As one of the most prominent peaks in Colorado, Longs Peak stands at an elevation of 14,259 feet in the northern Front Range of the Rocky Mountains National Park Wilderness. Considered one of the most majestic peaks in the United States, it lies just nine miles from the town of Estes Park, Colorado. 

Named after Stephen Harriman Long, the peak is the highest point in Boulder County, Colorado and the Rocky Mountains National Park. Along with the Mount Meeker, which has an elevation of 13,100 feet, both mountains are often referred to as Twin Peaks.

Today, Longs Peak remains one of fewer than 50 mountains in Colorado to have a glacier, Mills Glacier, located around 12,800 feet at the base of the Eastern face, right above Chasm Lake with a permanent snowfield referred to as The Dove, located north of Longs Peak.

 

A Brief History

The only fourteener in the Rocky Mountains National Park, the peak has been a destination for climbers for several decades. The easiest trail is not considered technical and was likely used by pre-Columbian indigenous people to collect Eagle feathers. The first recorded climb on Longs Peak was in 1868 in the surveying party of John Wesley Powell on the mountain’s south side. A few years later in 1871, Addie Adams became the first woman to scale the peak.

 

Climbing Longs Peak

Longs Peak trails include East Longs Peak Trail, the Long Peaks Trail, Clark’s Arrow, the Shelf Trail and the Keyhole Route. Some technical climbing is required to reach the summit of Longs Peak during the summer, which typically runs from mid-July to September. The Keyhole route remains closed during season months. Since dangerous ice and snowfall, the Keyhole is upgraded to a technical trail because climbers need to use specialized climbing equipment, like crampons and an ice axe at the minimum. In Colorado, the peak is considered one of the most difficult Class 3 fourteener scrambles.

The distance from the beginning of the trail to the summit spans 8.4 miles, with an elevation gain of 4,875 feet. Most hikers start climbing before dawn to reach the summit and return below the treeline before the risk of frequent afternoon thunderstorms. Boulder Field, which sits 6.4 miles into the hike, is the most difficult of the hike. After climbers scramble over the boulders, they finally reach Keyhole. The next quarter mile involves a scramble along narrow ledges, which have nearly sheer cliffs standing 1,000 feet or more just off the edge. The following portion of the hike includes climbs over 600 vertical feet called the Trough. Then, hikers finally reach the most exposed section of the trail, the Narrows. Beyond this area, the Notch demonstrates the start of the Homestretch, a steep climb to a large field and flat summit. Many hikers camp here overnight in the Boulder field with a permit, which makes for an easier two-day hike.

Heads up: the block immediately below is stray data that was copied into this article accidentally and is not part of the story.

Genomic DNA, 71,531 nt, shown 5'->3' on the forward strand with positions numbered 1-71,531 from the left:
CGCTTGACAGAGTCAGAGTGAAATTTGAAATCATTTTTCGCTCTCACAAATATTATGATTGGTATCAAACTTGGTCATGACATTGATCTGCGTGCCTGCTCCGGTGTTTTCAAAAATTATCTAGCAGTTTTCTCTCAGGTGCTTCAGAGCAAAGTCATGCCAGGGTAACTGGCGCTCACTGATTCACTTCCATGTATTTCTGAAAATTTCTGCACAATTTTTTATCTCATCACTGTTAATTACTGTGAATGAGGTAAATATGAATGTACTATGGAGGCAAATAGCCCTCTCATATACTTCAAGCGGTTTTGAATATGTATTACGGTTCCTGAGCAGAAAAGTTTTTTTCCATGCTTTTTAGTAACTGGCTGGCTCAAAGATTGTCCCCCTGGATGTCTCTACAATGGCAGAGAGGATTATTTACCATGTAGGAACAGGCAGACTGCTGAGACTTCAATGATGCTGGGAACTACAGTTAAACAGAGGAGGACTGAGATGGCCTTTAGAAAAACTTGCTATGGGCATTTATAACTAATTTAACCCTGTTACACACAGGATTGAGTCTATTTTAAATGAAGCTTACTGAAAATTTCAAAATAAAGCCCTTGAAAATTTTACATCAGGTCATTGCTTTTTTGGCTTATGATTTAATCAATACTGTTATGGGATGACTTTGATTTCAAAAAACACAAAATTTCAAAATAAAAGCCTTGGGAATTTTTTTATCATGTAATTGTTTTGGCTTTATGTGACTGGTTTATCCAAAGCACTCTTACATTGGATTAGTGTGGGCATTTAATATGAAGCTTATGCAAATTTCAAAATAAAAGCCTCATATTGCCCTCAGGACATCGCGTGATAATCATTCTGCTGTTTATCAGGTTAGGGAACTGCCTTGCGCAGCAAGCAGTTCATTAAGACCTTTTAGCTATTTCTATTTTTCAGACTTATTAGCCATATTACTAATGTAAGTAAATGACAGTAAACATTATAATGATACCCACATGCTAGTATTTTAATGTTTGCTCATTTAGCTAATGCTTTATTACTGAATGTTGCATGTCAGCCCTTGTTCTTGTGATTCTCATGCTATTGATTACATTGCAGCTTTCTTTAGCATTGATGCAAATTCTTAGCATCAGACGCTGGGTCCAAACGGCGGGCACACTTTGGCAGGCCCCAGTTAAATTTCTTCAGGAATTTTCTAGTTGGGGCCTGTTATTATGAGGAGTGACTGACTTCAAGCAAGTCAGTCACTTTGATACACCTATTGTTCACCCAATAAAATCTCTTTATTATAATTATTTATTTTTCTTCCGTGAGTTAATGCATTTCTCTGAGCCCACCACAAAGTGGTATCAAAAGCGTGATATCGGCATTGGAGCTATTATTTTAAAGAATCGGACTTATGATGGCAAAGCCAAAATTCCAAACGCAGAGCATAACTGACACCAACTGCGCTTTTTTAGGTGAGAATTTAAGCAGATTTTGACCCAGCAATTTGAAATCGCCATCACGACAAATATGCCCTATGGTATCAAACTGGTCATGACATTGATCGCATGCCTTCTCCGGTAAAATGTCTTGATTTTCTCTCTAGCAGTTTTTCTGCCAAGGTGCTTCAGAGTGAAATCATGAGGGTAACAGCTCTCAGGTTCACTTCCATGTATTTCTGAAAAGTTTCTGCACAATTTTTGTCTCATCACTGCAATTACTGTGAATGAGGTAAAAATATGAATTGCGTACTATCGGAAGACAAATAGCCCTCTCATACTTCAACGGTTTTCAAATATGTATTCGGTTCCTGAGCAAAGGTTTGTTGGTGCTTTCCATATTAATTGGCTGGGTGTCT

Longs Peak is an overall challenging climb. Sadly, 58 people have died climbing or hiking the peak. The National Park Services has estimated that, on average, two people die each year attempting to climb the mountain. Unexperienced mountaineers are encouraged to use a guide for the summit, mitigating the risk in engaging with the trial.

There are less-involved hikes on the peak for the many hikers who don’t wish to climb the summit. Peacock Pool and Chasm Lake are frequented hiking destinations that have well-maintained trails. Technical climbers, with a permit, may want to check out sites at the base of the East Face and at the rarely-visited Chasm View, the ridge between the east face of Longs Peak and Mount Lady Washington. For many experienced hikers, a rewarding hike is through the Boulder Field and the Keyhole. Other hikers may wish to camp on the lower portions of the mountain like Goblin’s Forest next to a stream at the very bottom. Another great spot to camp is on the mountain’s south side at Sand Beach Lake.

In addition to the standard Keyhole route, more common technical climbs on Longs Peak include, in order of popularity:

The North Face Cables Route: Following the Keyhole route to the Boulder Field, the North Face Cables ascends on the north side of the peak. It requires two pitches of low-5th class climbing. This mountain face is often downclimbed or rappelled by technical climber since it is one of the fastest ways to descend the peak.

Kieners Route: This traditional mountaineering climb involves heading up Lambs Slide (named after Reverend Elkanah Lamb who unintentionally slid down much of the route in 1871), which is icy later in the season, followed by an exposed traverse of the Broadway ledge, and then low-5th class climbing. 

Climbers should always be aware that qualified instruction is needed for these routes, but they offer scenic challengers for those capable of climbing.